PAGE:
Git remote overwrite led to two disconnected histories

I’m pretty new to Git so I was playing around with it before I knew what workflow and structure I wanted to use for my development repository. I created a local repository that I wanted to use to replace a remote one. I am currently the only one using it (though I cloned on different machines).

Basically, I created a new local repository and got it the way I wanted it. I forced a push to the remote repository to overwrite the old one like stated here:
How can I choose to overwrite remote repository with local commits? … well except that I used the URL instead of origin.

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  • Then I added the remote repository and checked to see if it worked.

    $ git remote add origin <url>

    I looked at the full history and I ended up with something like this:

    gitk --all

    Oh no! So I removed the remote and no change. Now I have this detached history AND branches that don’t exist. So then I tried this: How do you remove an invalid remote branch reference from Git?

    It didn’t help.

    $ git remote show

    Shows up empty. Is there any way to undo this? I don’t see how just adding a remote could muck up my working directory this badly!

    Edit: I just noticed that there is one branch on the old history that wasn’t the same as a new one. Also, I did fetch after adding the remote repository. I can see the old branch in

    $ git reflog --all

    and it shows up as

    16903f4 refs/remotes/origin/feature/test-feature@{0}: fetch origin: storing head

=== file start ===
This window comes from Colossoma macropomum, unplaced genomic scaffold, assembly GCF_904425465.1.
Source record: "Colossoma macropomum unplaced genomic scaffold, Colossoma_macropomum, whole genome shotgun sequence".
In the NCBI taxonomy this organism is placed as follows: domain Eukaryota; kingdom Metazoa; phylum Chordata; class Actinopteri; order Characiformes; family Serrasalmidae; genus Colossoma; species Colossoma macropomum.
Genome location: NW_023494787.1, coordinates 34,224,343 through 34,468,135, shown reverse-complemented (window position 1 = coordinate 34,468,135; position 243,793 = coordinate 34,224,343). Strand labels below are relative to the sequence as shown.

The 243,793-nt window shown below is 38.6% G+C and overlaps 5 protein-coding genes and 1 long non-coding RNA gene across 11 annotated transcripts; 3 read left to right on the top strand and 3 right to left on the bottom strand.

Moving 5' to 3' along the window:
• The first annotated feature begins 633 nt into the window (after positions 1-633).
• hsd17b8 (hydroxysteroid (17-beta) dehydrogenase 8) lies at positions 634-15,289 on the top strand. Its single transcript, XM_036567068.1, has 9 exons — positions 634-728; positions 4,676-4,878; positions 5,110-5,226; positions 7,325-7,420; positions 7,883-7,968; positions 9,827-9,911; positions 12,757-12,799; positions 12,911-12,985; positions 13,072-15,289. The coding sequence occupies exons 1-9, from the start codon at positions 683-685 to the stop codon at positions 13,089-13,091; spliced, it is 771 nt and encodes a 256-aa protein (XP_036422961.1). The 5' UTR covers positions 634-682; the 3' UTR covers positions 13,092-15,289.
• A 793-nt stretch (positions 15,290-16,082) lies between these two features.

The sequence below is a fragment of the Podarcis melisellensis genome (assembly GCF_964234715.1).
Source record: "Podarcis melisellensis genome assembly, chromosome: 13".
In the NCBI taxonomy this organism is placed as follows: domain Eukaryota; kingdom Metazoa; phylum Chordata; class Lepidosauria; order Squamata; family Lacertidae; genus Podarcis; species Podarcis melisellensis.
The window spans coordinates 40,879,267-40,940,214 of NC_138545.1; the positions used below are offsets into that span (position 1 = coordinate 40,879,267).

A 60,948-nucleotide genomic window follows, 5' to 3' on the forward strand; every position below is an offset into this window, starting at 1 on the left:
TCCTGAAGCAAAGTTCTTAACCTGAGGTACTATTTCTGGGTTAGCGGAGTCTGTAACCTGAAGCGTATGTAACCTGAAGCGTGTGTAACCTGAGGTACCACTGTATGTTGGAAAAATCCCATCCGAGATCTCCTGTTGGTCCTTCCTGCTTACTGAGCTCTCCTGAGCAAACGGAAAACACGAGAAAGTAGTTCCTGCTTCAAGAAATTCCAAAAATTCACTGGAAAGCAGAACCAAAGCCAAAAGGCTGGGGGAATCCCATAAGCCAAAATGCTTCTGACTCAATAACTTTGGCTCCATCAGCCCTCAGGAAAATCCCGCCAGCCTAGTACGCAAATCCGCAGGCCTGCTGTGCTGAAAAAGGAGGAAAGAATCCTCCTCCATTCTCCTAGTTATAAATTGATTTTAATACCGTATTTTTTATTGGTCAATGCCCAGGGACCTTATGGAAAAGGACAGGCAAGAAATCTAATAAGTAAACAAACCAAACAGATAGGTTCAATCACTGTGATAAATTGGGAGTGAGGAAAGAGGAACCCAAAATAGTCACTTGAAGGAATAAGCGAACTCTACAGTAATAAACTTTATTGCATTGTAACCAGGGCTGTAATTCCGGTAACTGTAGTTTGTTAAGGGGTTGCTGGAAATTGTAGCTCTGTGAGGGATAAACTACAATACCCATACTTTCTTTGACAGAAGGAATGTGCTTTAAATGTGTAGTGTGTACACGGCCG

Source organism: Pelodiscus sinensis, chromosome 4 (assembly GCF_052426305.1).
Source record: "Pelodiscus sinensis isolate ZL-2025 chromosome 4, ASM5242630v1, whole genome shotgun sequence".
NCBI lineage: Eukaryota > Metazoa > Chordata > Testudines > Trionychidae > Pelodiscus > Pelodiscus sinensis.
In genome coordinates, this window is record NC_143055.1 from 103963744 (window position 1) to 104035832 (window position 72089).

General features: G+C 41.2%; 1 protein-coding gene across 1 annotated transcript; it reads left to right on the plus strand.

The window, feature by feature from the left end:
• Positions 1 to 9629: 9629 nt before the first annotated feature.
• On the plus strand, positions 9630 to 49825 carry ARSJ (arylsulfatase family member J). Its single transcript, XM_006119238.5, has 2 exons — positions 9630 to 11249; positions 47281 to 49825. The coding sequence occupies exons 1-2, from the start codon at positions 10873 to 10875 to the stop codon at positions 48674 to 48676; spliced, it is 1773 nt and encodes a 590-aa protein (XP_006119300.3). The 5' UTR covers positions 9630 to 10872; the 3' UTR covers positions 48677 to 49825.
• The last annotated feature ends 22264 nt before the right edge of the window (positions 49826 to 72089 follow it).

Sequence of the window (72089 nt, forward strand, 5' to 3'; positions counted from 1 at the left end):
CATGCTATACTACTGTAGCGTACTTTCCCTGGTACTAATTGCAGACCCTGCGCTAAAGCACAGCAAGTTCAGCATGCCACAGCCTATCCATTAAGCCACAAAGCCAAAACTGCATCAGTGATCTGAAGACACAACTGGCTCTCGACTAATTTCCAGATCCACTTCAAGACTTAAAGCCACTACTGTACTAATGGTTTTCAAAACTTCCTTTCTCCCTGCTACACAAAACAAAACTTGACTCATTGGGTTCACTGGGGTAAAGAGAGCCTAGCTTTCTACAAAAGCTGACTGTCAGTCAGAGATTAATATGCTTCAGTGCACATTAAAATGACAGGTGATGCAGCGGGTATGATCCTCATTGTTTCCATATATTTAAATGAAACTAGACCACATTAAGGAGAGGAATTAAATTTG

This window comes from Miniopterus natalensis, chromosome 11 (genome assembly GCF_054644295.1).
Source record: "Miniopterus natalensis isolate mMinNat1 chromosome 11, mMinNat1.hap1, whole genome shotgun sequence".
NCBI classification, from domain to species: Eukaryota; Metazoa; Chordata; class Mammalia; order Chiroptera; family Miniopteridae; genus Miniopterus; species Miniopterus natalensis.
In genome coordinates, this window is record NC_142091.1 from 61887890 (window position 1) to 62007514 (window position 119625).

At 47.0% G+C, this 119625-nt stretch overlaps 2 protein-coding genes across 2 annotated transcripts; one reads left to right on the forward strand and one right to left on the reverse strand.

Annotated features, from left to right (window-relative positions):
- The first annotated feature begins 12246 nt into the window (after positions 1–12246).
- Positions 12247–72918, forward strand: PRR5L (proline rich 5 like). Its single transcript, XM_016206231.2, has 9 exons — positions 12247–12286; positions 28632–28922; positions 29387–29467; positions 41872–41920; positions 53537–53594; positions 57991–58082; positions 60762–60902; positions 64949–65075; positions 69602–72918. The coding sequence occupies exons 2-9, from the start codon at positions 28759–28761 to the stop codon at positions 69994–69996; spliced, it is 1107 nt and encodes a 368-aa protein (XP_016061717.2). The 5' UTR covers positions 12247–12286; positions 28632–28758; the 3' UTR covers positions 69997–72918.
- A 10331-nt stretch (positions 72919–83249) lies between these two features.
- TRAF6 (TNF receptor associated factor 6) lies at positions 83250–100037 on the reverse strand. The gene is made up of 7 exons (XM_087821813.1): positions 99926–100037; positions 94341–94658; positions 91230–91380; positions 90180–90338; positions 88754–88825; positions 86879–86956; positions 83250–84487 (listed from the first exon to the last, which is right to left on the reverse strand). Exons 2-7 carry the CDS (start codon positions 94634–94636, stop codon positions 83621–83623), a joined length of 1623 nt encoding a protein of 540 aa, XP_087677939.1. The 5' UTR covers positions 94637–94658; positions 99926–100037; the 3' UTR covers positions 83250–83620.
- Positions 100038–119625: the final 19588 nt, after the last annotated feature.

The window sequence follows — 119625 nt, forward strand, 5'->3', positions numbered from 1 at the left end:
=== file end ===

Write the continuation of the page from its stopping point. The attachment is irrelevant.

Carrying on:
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  • 2 Solutions collect form web for “Git remote overwrite led to two disconnected histories”

    Do you want to merge the local history with the remote one, or simply keep one of them?

    a) if you want to merge them, the 2 histories need to be connected first. Then rebase with --root is you friend I guess.

    –root Rebase all commits reachable from , instead of limiting them with an . This allows you to rebase the root commit(s)
    on a branch. Must be used with –onto, and will skip changes already
    contained in (instead of ). When used together
    with –preserve-merges, all root commits will be rewritten to have
    as parent instead.

    b) if you want to keep, say, only the local changes and drop the remote ones: just delete the remote ref:

     git push origin :badbranch

    Let me know if you need more clarification.

    I fixed it by adding the remote with the same name and deleting the remote branches that weren’t similar. I think a better solution would be one without manually deleting branches (I already have the repository and history I want to use) but at least my problem is fixed!

    1. If the remote repo was removed

      $ git remote add <same remote name> <url to the repo>
    2. Remove old remote branches that aren’t in the “new” repository

      $ git push <same remote name> --delete <branch name>
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